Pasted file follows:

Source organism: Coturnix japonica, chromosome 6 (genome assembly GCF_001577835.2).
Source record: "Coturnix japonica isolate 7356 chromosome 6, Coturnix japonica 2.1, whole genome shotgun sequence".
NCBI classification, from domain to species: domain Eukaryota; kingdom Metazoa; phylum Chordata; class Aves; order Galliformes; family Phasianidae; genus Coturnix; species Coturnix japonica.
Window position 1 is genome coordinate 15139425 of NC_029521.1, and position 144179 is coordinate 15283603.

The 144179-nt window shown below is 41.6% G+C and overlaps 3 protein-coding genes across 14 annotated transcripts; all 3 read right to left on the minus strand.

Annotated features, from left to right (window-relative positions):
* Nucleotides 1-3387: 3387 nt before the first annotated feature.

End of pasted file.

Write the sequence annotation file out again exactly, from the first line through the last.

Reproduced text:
Source organism: Coturnix japonica, chromosome 6 (genome assembly GCF_001577835.2).
Source record: "Coturnix japonica isolate 7356 chromosome 6, Coturnix japonica 2.1, whole genome shotgun sequence".
NCBI classification, from domain to species: domain Eukaryota; kingdom Metazoa; phylum Chordata; class Aves; order Galliformes; family Phasianidae; genus Coturnix; species Coturnix japonica.
Window position 1 is genome coordinate 15139425 of NC_029521.1, and position 144179 is coordinate 15283603.

The 144179-nt window shown below is 41.6% G+C and overlaps 3 protein-coding genes across 14 annotated transcripts; all 3 read right to left on the minus strand.

Annotated features, from left to right (window-relative positions):
* Nucleotides 1-3387: 3387 nt before the first annotated feature.